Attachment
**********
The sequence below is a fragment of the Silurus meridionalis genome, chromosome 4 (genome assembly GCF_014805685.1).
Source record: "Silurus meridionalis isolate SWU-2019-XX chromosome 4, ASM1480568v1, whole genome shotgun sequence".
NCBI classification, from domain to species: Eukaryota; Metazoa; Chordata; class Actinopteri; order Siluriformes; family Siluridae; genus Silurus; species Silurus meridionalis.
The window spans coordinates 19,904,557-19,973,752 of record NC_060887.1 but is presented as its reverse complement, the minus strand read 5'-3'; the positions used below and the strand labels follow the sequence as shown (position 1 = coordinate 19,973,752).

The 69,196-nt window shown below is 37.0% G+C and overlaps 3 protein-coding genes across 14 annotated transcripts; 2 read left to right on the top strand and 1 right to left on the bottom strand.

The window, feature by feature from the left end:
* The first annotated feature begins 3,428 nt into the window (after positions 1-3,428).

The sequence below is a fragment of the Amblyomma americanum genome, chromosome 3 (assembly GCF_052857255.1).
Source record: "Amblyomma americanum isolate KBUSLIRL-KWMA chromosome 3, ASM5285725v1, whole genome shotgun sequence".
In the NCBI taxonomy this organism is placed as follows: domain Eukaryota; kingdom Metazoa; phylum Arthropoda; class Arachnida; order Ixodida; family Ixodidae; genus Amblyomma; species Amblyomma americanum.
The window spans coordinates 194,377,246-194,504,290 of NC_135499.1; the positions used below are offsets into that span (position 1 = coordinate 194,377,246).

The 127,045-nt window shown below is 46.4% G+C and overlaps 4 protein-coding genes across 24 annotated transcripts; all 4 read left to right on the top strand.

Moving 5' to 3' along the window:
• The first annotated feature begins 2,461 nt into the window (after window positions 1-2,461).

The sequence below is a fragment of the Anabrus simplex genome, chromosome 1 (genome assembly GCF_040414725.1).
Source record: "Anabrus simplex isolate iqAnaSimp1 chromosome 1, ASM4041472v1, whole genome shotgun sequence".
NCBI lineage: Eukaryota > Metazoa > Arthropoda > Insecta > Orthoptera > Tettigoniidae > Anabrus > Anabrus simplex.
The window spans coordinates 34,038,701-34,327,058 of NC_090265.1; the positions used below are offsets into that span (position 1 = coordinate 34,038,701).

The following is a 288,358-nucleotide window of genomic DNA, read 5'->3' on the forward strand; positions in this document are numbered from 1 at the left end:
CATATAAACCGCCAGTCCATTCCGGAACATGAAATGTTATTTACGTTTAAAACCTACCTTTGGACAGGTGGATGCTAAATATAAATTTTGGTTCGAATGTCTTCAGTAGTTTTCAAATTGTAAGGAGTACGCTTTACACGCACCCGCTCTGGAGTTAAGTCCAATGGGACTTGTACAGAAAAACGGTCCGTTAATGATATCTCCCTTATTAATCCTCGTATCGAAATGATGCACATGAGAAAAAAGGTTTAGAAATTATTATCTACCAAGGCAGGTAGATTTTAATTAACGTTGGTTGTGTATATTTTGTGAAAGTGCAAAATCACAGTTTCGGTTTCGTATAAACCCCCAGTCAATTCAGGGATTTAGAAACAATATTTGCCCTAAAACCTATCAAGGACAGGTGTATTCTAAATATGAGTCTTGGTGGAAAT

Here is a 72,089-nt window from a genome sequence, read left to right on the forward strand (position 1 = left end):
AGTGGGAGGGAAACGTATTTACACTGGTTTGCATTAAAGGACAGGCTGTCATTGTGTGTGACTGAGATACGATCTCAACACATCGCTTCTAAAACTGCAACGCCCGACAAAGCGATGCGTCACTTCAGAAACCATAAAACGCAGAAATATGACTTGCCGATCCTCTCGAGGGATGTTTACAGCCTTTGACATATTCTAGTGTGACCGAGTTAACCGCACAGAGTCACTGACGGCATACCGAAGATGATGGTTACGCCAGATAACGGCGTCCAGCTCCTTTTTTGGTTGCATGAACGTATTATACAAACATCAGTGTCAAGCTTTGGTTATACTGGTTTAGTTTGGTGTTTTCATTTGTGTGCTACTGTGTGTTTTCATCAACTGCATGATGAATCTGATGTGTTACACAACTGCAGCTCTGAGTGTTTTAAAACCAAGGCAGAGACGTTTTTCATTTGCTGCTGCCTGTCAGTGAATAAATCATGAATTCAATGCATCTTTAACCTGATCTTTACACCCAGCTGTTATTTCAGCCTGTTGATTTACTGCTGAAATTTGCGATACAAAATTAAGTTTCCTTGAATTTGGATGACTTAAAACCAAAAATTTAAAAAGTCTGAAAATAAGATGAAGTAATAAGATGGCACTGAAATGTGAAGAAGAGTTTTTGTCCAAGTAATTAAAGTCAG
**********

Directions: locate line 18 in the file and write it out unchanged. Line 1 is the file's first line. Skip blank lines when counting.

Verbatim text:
The window spans coordinates 34,038,701-34,327,058 of NC_090265.1; the positions used below are offsets into that span (position 1 = coordinate 34,038,701).